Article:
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The Composite XI: Combining Juventus and Real Madrid to form a 4-3-3

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Who’s ready to play a little game? C’mon!

Juventus v Real Madrid - UEFA Champions League Final Photo by David Ramos/Getty Images

Setting aside all blind feelings of Juventus fanaticism and, equally, all irrationally cynical brooding, the prospects of facing Real Madrid on April 3 in Turin were — even before the injuries — inauspicious at best, given the suspensions of Medhi Benatia and Miralem Pjanic, the already-plagued fitness of the Bianconeri (including unavailable players like Federico Bernardeschi and Juan Cuadrado, i.e. the depth and insurance in attack). Now, of course, as Danny lovingly reminds us, Alex Sandro may not be available. Giorgio Chiellini may not be available. And literally the entire remaining attack — Paulo Dybala, Gonzalo Higuain, and Mario Mandzukic — has recently missed time because of medical maladies.

These are the facts of the Juventus team sheet.

These are the facts of Real Madrid’s team sheet: They are spearheaded by a man named Cristiano Ronaldo, who is fresh off a four-goal, one-assist game in Spain. Predictably, he has been the best player in the Champions League, logging a dozen goals — four clear of second-place Wissam Ben Yedder. Ahead of the first leg in Turin, the back-to-back Champions League winners have not a single significant injury; in fact, the opposite is true: Real Madrid’s fitness level is the best it’s been in some time.

Zinedine Zidane has two of the most reliable, best fullbacks in the country. He has one of the world’s best center backs along with one of the world’s best young center backs. The midfield can start Mateo Kovacic, Marco Asensio and Luka Modric, which leaves a complete line of reserve midfielders in Casemiro, Toni Kroos, and Lucas Vazquez — not even to mention Isco or Dani Ceballos or Marcos Llorente. Imagine having those nine players from which to choose! Juventus regularly starts Sami Khedira in back-to-back games.

In attack, Karim Benzema and CR7 score goals, and Gareth Bale comes off the bench.

The cherry on top, as it were, is that Madrid don’t even have La Liga to worry about; they’re so far behind Barcelona the battle for the league is over, and they can focus on probably the thing they wanted the entire time, a third-straight Champions League crown.

I am 100 percent positive I will receive grief from the more loyal (or something) Juventus fans for not having faith, not being a true Bianconero, or not having the fino alla fine spirit or some such dubious banter, but I tried very, very hard to mention nothing but facts above.

Henceforth, the opinions.

Below I have, between these two rosters, selected a starting lineup worth of players if I were moving forward in the Champions League with the ability to choose whomever I wish.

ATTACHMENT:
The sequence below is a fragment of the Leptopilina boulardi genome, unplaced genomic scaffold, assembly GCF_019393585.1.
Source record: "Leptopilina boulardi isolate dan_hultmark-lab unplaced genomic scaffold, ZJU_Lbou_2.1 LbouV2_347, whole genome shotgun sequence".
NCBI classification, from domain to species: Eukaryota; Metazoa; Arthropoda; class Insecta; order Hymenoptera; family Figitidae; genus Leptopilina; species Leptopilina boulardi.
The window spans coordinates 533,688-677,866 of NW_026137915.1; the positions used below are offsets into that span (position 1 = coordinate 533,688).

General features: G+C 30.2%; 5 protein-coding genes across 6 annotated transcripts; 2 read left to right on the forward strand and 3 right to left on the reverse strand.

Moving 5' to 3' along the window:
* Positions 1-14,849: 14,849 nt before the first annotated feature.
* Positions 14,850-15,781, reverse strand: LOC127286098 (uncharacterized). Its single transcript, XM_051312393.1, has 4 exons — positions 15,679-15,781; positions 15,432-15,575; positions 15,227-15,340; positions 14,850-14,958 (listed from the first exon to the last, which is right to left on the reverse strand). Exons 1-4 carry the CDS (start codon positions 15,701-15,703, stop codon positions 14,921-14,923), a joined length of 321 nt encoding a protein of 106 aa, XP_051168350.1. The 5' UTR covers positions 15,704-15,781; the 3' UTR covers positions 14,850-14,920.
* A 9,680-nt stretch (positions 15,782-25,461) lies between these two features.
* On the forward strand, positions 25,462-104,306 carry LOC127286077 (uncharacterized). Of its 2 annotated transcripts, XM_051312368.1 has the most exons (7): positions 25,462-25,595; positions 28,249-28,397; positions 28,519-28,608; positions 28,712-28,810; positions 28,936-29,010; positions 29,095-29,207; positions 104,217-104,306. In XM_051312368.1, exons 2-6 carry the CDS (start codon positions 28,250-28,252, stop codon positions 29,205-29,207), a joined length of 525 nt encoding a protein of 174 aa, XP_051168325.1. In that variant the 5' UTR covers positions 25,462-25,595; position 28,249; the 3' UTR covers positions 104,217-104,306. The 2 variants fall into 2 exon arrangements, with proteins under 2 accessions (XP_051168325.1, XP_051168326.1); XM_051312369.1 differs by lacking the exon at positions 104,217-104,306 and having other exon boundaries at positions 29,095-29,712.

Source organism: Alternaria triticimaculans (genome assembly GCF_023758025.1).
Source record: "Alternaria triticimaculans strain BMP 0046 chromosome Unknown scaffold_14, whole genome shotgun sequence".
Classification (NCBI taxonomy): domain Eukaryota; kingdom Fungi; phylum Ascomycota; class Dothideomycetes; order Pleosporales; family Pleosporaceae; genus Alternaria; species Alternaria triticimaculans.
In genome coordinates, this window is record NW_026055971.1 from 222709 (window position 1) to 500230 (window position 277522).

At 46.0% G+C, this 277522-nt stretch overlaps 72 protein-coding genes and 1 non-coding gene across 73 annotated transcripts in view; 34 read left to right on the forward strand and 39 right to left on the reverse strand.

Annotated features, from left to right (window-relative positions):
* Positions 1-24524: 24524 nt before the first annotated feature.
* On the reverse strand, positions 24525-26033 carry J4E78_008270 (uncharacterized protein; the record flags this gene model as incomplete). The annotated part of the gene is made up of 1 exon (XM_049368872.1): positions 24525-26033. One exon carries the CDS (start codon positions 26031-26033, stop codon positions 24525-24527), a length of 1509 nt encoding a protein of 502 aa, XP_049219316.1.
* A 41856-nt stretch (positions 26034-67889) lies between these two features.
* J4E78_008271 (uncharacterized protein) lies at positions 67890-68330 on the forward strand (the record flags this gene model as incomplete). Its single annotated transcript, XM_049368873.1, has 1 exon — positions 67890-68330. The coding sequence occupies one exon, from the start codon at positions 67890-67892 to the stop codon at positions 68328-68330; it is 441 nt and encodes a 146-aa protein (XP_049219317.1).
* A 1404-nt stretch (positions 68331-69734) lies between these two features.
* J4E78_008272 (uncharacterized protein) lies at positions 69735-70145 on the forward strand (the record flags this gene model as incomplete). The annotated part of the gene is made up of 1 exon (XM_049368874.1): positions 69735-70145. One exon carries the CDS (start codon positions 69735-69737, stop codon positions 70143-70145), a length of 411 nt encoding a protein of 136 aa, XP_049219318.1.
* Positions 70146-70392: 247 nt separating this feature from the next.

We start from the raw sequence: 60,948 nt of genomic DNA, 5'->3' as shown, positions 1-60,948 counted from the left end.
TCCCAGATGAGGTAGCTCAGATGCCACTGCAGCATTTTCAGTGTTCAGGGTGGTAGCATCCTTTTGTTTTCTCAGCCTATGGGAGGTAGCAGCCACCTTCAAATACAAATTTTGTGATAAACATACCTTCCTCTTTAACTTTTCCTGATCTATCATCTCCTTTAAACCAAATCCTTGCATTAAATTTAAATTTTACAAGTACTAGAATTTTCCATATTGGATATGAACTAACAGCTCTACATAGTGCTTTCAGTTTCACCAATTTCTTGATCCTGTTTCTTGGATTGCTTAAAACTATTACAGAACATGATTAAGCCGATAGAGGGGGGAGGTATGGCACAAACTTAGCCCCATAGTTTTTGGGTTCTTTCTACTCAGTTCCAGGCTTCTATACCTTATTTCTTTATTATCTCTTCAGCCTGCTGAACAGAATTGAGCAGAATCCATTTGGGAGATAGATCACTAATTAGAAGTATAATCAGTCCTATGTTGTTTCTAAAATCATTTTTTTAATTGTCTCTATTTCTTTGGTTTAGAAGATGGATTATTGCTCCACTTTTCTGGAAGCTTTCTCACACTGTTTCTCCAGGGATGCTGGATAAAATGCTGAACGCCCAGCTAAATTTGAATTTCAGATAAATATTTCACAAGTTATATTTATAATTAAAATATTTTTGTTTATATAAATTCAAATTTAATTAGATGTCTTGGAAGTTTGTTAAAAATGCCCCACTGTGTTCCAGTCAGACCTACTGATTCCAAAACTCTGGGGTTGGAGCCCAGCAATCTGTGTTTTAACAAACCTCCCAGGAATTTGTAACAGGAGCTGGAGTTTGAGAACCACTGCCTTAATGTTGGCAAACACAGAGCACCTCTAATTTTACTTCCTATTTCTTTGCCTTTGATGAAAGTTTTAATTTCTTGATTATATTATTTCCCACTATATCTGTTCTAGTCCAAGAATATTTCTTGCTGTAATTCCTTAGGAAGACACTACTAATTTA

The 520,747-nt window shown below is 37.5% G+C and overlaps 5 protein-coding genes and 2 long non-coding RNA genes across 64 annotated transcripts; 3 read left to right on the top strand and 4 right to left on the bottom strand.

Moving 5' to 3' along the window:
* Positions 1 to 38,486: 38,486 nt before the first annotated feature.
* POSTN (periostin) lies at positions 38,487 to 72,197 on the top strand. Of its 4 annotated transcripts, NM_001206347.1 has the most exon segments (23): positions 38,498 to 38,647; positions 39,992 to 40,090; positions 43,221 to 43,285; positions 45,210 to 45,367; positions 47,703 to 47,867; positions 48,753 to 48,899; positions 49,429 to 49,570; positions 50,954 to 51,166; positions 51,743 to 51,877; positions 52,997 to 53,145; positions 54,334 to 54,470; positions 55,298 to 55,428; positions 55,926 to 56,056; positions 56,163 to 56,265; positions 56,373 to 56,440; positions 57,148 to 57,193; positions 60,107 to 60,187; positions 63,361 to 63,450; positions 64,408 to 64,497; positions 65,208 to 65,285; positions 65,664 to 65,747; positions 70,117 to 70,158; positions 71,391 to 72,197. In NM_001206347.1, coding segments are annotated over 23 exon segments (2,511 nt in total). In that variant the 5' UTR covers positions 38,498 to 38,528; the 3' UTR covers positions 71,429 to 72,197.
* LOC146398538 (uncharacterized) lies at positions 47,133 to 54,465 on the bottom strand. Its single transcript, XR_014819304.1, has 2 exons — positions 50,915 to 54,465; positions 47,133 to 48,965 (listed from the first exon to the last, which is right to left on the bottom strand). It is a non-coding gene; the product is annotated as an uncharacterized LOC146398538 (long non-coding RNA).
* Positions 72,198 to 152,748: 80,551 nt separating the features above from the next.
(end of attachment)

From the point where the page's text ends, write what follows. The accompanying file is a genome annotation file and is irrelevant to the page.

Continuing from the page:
Note: I am not considering the suspensions of Benatia and Pjanic, nor the injuries to Sandro and Chiellini. For simplicity’s sake, this team is running a 4-3-3, although RM doesn’t typically run this formation and however fluid it may end up being with the composite eleven.

Note II: I wrote this piece before the international break — i.e. before Sandro, Chiellini, and Khedira were injured. So let’s just pretend everyone is healthy. Hurrah for health!

Let’s do this.

Goalkeeper: Gianluigi Buffon over Keylor Navas

For the record, I’d take Wojciech Szczęsny over either one at the moment, but if Buffon is fit Max Allegri will no doubt take him. Please don’t hear me as one of those people who thinks Buffon suddenly sucks; he’s still very good! I chose him over Navas, who himself is a pretty good goalkeeper! It’s just that every time I’ve seen the Polish man in net this season, he looks pretty immaculate. The reactions are lightning-quick. Buffon still probably retains the edge in his understanding of his defense, etc.

And yes I still have to copy-and-paste Woj’s name. I don’t care!

Left back: Marcelo over Alex Sandro

Battle of the Brazilians at left back, and I have to go with the more experienced fullback here. Sandro has certainly looked better than his early-season form lately — I wonder if his stints as a left winger have breathed a bit of life back into him — but Marcelo, while not a perfect player, is the more reliable of the two, and consistently offers great play on the attack or in defense.

Left center back: Giorgio Chiellini over Raphael Varane

Injured or not, King Kong rules. You can take this right here as a promise that Chiellini will play, and, frankly, even if he’s only 80 percent, I’d rather have Chiellini than pretty much anyone in the world. Let’s just say more than anyone in the world, to make things simpler.

Right center back: Sergio Ramos over Medhi Benatia/Daniele Rugani

Listen, you hate him, and I hate him, and Cuadrado hates him, but Ramos is a really good player. Benatia has been pretty damn good this season, but every now and then he still gives us one of those “WTF are you doing?” Benatia moments. Rugani, likewise, has played impeccably as of late, but if I’m taking 11 players from these squads to move forward in the Champions League I’m taking Ramos as my second center back without much argument.